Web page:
stirring, and the mixture aged at 95°C for 9 hours. Copper strips made into rings were rinsed
ultrasonically in acetone for 20 minutes and then added to each autoclave. For experiments in which
the role of silicon was investigated, a small piece of silicon metal was also attached to the top of the
copper ring. After a further 12 hours at 95°C, the solutions were allowed to cool to room temperature
in air, the substrates removed, flushed gently in deionised water and then dried at 95°C for several
hours. A sample was then prepared for scanning electron microscope (SEM) examination.

2.2 Alkali precipitation

A solution of ZnO powder (Merck, 99%) in 5M NaOH (Asia Pacific Specialty Chemicals Ltd.,
97%) was prepared. A variable volume of this solution of was taken and made up to 40mL with
deionised water. This dilution was then placed in a Teflon-lined autoclave, which itself was positioned
into a steel autoclave and then aged at 100°C for 8 hours. After being allowed to cool to room
temperature in air, the precipitate deposited at the base of the autoclave was concentrated by
centrifuging several times in water and then once in ethanol. The result was washed into a ceramic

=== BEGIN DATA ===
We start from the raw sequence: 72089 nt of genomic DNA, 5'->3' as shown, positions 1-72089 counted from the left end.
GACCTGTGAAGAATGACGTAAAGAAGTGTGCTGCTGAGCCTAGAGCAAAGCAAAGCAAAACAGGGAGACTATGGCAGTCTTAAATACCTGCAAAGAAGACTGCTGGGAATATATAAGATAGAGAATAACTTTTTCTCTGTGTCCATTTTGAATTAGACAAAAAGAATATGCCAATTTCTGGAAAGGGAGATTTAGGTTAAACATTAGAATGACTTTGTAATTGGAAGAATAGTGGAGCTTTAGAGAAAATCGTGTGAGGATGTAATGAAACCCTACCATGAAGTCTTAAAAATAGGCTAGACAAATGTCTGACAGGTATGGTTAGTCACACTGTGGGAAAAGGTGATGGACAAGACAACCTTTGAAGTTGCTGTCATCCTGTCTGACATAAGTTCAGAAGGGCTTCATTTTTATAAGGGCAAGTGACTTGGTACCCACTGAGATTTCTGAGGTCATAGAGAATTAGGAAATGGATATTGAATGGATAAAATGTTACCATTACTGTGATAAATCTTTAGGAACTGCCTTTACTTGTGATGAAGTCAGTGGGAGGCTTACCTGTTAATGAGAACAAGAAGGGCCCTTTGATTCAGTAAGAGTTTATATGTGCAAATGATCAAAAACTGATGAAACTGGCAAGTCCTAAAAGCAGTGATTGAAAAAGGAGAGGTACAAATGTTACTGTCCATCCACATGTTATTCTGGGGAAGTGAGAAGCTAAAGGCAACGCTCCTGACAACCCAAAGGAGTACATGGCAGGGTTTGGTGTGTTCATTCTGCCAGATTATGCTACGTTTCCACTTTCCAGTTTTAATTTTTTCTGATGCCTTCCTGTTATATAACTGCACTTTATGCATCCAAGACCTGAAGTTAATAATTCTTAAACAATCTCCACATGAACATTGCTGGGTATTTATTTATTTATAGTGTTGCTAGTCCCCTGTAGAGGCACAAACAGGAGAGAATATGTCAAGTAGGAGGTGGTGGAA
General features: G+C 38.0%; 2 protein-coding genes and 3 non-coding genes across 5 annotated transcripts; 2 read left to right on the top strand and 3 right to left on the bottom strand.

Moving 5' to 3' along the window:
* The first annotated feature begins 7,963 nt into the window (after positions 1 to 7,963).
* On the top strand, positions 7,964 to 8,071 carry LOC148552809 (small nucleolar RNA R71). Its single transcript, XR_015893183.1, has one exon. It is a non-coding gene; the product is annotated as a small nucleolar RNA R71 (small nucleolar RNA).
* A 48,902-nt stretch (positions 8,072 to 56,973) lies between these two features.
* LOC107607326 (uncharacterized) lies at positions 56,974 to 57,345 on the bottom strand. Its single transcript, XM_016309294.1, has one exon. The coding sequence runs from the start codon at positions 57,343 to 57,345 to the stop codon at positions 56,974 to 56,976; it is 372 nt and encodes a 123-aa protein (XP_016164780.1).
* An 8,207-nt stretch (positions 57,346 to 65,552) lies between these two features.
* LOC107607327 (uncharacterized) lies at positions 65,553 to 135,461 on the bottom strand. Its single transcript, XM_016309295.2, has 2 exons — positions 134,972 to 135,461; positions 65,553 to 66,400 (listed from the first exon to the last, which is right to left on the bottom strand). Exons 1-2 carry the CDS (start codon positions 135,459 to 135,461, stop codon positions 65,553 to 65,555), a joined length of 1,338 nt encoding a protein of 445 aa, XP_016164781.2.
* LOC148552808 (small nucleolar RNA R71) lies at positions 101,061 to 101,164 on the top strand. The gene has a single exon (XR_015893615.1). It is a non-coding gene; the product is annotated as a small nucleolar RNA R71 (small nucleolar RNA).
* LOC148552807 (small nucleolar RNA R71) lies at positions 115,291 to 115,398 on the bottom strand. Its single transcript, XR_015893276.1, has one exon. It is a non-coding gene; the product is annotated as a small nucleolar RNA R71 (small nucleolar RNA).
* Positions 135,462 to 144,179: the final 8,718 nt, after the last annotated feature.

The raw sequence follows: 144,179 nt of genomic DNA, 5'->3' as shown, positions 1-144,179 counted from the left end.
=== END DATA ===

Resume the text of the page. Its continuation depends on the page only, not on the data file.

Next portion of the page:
crucible using ethanol and then dried in the oven for several hours at 95°C. The resulting thin layer of
white powder was prepared for SEM examination.

2.3 Examination
The silicon substrate was cut to an appropriate size using a diamond-tipped knife, while the
copper substrate was similarly cut using a scalpel. The powders were scraped gently and then sprinkled
onto adhesive tape in such a way as to obtain a very thin layer of powder. All samples were gold-
coated prior to examination on both the Phillips/FEI XL30 SEM and the Phillips/FEI 505 SEM.

3. Results and Discussion

3.1 Hydrothermal synthesis
The hydrothermal procedure followed here initially focused on varying the HMT concentration in
the reaction flask. No ZnO was precipitated when the HMT concentration was less than 0.8g/40mL (ie.
0.110M). The presence of a deposition was inconsistent at a concentration 0.8g/40mL, occurring in
only one of three identical trials. At HMT concentrations over this value, depositions were always
observed, the sizes of which are depicted in Table 1.
Table 1. Summary of Hydrothermal Experimental Results
Mass of HMT Substrate material Deposits observed Average particle size (microns)
0.7g Copper no N/A
0.8g Copper variable 120
0.9g Copper yes 60
1.0g Copper yes 55
1.0g Silicon yes 80
1.2g Copper yes 100